When I was in my 20's, I didn't think living out in the country would be cool at all. I had worked in NYC for a year during college and loved the energy there. I didn't end up moving to New York City, but I still loved the idea of living in a big city, and so eventually I landed in Chicago. It had everything I wanted, except I hated the traffic and cost to live there was too much for a new entrepreneur when it came time to start the business. Once I moved back to Cincinnati, my lifestyle changed completely. I had little to no cash and all of a sudden, a more simple life looked very appealing, even cool (dare I say it). I decided I could give up all the shopping and travel I did in my previous life to have more control over my work and my output. I realized it was possible to use less, need less. Flipping through countless pages of Dwell magazine, I noticed other creative types had stepped out of big cities to move to smaller towns so that they could have the space they needed to imagine their dreams. So then I began to imagine my own "glass box" studio/home sitting atop an open field somewhere. The idea of building that ideal live/work situation where I could just roll out of bed and get to work in 2 seconds flat sounded wonderful me.

I started my business in a very small apartment where my studio took up every inch of a 10x15 foot bedroom. It was quite a challenge to be efficient in such a cramped space. Next, I moved into a 1,500 sq ft apartment where my business took up 70% of the space. A hallway became a closet at one point. I had an assistant come help me print twice a week and I sent out my sewing to local sewers. Then the big change came this summer when my fiance and I bought a house in Kentucky. My new studio is almost 1,500 sq ft (no shared living space...ha ha) and is a work in progress. (remember slow and steady...) It's not quite the modern glass box of our dreams, but it will do just fine for now.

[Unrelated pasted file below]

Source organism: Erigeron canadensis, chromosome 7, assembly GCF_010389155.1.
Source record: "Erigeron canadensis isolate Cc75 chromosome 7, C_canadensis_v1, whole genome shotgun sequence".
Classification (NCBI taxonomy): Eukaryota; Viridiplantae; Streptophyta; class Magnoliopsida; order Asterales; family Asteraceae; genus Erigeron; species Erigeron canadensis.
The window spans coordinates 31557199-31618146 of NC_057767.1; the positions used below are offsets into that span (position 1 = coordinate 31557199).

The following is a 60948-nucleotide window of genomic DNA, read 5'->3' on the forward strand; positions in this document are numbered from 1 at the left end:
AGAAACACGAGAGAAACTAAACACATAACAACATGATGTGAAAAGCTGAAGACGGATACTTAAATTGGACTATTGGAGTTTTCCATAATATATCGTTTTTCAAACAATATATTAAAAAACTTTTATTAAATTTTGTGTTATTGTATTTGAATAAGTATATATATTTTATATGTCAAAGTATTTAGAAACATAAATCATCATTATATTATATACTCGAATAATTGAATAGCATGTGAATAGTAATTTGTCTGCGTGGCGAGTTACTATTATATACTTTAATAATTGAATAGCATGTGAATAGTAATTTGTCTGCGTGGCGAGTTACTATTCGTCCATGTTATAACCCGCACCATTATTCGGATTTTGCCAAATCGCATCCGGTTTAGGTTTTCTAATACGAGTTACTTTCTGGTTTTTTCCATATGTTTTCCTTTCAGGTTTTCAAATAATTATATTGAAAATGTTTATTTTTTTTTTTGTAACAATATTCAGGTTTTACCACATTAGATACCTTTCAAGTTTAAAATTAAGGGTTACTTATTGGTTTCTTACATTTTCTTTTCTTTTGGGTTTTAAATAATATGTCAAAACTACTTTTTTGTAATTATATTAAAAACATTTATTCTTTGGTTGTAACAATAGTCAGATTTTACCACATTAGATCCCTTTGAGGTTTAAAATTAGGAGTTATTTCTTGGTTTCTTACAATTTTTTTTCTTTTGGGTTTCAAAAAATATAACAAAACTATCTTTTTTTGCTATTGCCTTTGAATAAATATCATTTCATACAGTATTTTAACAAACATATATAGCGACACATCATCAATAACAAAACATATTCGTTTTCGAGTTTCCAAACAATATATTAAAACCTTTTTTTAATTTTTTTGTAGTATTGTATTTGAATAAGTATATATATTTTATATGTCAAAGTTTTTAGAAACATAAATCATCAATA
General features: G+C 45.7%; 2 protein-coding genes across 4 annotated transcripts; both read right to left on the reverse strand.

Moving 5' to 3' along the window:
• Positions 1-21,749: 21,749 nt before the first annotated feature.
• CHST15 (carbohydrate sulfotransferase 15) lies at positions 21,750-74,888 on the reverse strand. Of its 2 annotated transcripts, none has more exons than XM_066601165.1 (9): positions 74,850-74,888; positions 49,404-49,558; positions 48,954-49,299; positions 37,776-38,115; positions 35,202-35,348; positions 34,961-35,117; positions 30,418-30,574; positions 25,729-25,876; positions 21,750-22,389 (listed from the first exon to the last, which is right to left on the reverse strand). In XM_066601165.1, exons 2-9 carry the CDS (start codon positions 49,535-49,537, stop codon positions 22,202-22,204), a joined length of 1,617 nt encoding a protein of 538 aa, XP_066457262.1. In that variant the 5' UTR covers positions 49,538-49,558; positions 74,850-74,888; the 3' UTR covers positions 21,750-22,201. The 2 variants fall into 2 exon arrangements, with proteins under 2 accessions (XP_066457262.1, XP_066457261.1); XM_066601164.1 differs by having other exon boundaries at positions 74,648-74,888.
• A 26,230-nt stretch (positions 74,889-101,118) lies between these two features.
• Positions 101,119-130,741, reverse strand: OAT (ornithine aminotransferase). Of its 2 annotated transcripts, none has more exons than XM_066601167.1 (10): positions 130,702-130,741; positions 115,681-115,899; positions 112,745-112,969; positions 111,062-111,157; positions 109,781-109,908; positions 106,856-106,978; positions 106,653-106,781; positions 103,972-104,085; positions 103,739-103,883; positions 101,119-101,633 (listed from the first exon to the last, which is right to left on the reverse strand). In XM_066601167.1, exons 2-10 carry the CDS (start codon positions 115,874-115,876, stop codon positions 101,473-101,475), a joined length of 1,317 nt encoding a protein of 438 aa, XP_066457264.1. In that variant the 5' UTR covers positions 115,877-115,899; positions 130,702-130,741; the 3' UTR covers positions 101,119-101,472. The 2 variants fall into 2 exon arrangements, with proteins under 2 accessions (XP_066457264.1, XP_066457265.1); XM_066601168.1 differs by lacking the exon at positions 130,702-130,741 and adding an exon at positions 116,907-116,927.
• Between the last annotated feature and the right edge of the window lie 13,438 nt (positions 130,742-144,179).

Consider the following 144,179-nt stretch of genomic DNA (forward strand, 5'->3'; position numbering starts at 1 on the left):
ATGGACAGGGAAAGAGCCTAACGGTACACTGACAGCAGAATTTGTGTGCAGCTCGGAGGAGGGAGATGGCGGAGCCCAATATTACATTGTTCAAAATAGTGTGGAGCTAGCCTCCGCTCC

This is what the studio space looked like when we moved in this summer. My new stainless steel sink is sitting on the right side of the frame.

I am looking forward to hanging conceptual work up on the walls. This weekend we are putting up large pieces of sheet metal (3ft x 5ft each) to make a gigantic magnet board. We also plan on making a new printing table this winter with guides for larger screen production. I am so excited!

Custom project for children's playroom.

I just finished a project for Lauren Stern Design out of Brooklyn, NY. Lauren, an interior designer, contacted me about creating three large wall prints for a playroom in a residence in Fisher Island, FL. She chose the artwork, color and layout for all three pieces. I made a few suggestions and revised the layout slightly. Fortunately for me, Lauren understood the aesthetic of my work so it was easy to land on a final design for all three prints. Each piece is 30" x 40" in size. The prints were professionally framed as well.

These three prints are part of a remodel and redesign of a 10,000 sq ft residence on Fisher Island off the coast of South Beach Miami.  Lauren describes the style as uber-lux modern with a hint of beach. She is also working on a gut renovation of a NYC 4-bedroom west village duplex penthouse, as well as a 6-person engineer office in Bergen County.

Make a pair

A customer of mine ordered these two prints a few weeks back. I photographed them at the time because I thought they made a great pair. The natural linen color on the right with white & black ink is a nice balance to the white linen color with bark & black in on the left.

Evolving design

If you've ever noticed the irregularities in three sheets 2 the wind artwork, it's because I hand paint the image in the screen. I began doing it this way because I liked seeing the thick and thin line weight that was created by the brush. I can use an original hand painted screen for months before the material starts to break down. At that point I have the screen remade using the photo emulsion method which is way more durable for all the frequent washings my screens go through. I keep every irregularity and paint drip in the screen though when it changes over to a more permanent version.